Home Hybrid Learning Young people lacking resilience, and women are most at risk – study

Young people lacking resilience, and women are most at risk – study

by Staff


Young people lacking resilience, and women are most at risk – study

New global research conducted by leading providers of evidence-based resilience training – Springfox and global partners, the Resilience Institute – reveals that resilience levels in younger employees are extremely low and on a downward trend, with women at greater risk than men.

The 2023 Global Resilience Report highlights a pressing need to address alarmingly low and falling resilience levels among workers under 30. The report’s findings suggest younger workers are at greater risk of developing anxiety and depression symptoms compared to workers over 30, posing a significant risk to their mental health, performance, and productivity.

Support required for younger workers

The data shows that nearly one-in-five (18%) workers under 30 are classified as being fragile, meaning likely to break in adversity, while just one-in-10 (11%) workers over the age of 30 are classed as fragile. A further 60% of employees under 30 are considered to be robust, meaning they are coping but distressed – leaving a high proportion of younger workers at risk of mental health issues.

Graph showing Resilience Ratio distribution for participants under 30.

 

Workplace support and training directly benefits resilience

The report highlights factors such as worry, rumination, uncertainty, boredom, anxiety, and indecisiveness as having a negative impact on younger workers’ resilience levels. Evidence shows that by learning to master these risk factors, younger workers can decrease their risk of mental health issues.

Evidence shows that employees who undertook workplace resilience training in were likely to improve their strengths to risks ratio. Before training, 12% of workers were classed as fragile, 61% as robust, 24% as resilient, and 3% as antifragile.  Following training, these percentages improved with just 6% of workers classed as fragile, 45% as robust, 37% as resilient, and 12% as antifragile. 

Pre-score distribution of Resilience Ratio in 2022. Average: 1.67:1 (n=8,165)

Post-score distribution of Resilience Ratio in 2022. The average Resilience Ratio increased from 1.67 to 2.06 (n=1,916)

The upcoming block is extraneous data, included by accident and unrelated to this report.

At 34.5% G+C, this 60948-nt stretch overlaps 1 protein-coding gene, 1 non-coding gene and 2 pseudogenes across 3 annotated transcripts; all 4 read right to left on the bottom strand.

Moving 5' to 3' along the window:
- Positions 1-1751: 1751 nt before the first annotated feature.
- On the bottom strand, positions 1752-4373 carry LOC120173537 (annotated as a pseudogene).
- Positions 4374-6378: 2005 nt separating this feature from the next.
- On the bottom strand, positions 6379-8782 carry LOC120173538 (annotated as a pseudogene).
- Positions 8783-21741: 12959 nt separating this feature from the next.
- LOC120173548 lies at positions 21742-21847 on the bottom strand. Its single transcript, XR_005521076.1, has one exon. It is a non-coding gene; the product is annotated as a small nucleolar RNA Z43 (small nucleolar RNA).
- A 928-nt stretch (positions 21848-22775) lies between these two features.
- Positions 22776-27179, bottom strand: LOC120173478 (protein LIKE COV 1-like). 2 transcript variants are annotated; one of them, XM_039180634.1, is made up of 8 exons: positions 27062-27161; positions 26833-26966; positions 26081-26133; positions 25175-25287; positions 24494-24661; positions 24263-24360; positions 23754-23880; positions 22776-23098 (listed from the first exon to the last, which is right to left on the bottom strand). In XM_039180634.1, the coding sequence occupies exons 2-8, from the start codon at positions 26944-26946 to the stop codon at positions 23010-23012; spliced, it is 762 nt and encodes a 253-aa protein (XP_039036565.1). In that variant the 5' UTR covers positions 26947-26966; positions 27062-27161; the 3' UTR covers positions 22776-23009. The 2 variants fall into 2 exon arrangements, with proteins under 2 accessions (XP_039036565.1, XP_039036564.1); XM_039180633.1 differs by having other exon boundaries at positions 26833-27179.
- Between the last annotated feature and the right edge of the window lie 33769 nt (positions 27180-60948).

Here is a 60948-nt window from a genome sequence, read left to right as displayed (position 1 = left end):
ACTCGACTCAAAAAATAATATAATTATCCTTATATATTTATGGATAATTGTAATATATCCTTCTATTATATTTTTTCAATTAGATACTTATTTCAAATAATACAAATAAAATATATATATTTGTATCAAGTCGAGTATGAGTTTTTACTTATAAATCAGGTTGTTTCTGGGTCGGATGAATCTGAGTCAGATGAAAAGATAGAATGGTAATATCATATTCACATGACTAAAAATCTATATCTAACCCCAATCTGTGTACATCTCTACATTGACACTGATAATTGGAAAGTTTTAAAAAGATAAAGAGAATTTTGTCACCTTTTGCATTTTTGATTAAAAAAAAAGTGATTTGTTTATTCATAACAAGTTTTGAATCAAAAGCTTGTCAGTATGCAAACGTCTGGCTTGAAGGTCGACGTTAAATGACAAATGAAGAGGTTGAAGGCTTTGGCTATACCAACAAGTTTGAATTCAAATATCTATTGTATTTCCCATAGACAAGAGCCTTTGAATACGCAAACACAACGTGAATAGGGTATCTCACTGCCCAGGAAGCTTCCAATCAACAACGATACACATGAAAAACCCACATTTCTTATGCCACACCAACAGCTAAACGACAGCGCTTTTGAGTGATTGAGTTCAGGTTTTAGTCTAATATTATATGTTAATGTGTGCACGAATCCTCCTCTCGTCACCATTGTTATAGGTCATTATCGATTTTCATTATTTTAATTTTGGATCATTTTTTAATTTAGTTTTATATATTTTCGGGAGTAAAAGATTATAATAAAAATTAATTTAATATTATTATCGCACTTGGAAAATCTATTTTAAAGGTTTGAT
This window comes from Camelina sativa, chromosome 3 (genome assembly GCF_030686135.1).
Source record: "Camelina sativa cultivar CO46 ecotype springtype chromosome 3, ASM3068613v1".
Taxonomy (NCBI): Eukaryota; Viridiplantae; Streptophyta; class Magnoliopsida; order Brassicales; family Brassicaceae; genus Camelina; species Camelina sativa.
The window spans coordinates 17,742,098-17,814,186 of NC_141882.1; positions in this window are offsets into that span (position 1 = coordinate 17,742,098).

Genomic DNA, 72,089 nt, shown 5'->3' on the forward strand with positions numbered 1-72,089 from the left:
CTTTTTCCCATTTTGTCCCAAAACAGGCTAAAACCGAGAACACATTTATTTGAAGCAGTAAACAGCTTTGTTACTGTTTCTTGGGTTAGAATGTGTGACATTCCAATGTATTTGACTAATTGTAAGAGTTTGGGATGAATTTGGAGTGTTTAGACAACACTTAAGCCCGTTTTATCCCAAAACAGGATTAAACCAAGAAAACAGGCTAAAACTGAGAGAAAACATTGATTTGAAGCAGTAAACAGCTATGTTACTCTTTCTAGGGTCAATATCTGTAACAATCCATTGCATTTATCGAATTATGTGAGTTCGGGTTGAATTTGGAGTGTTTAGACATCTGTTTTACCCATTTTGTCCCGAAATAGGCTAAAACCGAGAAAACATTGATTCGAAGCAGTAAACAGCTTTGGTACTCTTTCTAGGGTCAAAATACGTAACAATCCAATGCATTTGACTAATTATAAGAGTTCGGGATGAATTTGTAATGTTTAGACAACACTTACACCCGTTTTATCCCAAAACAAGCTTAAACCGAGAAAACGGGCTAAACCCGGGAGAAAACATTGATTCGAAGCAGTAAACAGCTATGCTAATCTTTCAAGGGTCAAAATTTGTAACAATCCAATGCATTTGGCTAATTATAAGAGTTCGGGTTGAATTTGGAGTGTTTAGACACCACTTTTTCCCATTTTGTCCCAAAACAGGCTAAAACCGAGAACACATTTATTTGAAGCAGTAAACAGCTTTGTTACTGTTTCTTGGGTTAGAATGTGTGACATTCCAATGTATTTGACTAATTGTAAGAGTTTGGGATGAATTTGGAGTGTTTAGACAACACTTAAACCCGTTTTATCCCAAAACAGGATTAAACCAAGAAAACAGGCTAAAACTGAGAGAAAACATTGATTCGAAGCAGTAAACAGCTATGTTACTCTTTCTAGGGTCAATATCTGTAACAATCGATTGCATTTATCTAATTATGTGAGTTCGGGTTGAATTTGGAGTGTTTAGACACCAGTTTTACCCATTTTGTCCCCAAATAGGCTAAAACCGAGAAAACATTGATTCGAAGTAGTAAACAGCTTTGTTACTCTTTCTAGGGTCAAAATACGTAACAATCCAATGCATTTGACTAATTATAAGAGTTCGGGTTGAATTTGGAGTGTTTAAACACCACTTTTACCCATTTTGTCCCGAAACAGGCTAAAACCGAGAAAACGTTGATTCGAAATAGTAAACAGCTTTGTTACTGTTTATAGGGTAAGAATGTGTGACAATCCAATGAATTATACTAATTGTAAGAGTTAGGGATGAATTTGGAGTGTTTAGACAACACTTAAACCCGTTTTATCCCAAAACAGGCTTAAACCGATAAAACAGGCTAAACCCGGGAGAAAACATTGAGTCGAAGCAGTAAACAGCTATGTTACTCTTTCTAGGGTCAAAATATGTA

Women under 30 report lower resilience levels than any other group

More than one-in-five (21%) women under 30 are reported to have especially low Resilience Ratios. This compares to about one-in-10 (11%) for those over 30 years old.

Key findings of the report show that women under 30 exhibit significantly lower resilience than their male counterparts, lagging behind in areas such as tactical calm, and bounce. Women under 30 also demonstrate lower levels of trust, purpose, focus, influence, decisiveness, impulse control, emotional agility, assertiveness, and sleep quality compared to men under 30.

Peta Sigley, Springfox Co-Founder and Resilience Expert says:

“Younger workers experiencing depleted levels of resilience are significantly more at risk of developing anxiety and depression, impacting their wider health and productivity. Employers must consider how they develop onboarding and graduate programs to further support these employees in building the skills required to grow and maintain the resilience required to successfully navigate through periods of personal and professional adversity.

By integrating these critical skills into employee training and development programs, organisations will equip future leaders with the resilience strategies required to achieve performance with care.  

The message to employers is clear: more needs to be done to support the future of our workforce and to build the skills required to minimise worry, protect against fatigue, master anxiety, stay engaged and fit, and reduce rumination. Employers who value their staff today play a key role in supporting these skills now and into the future.”



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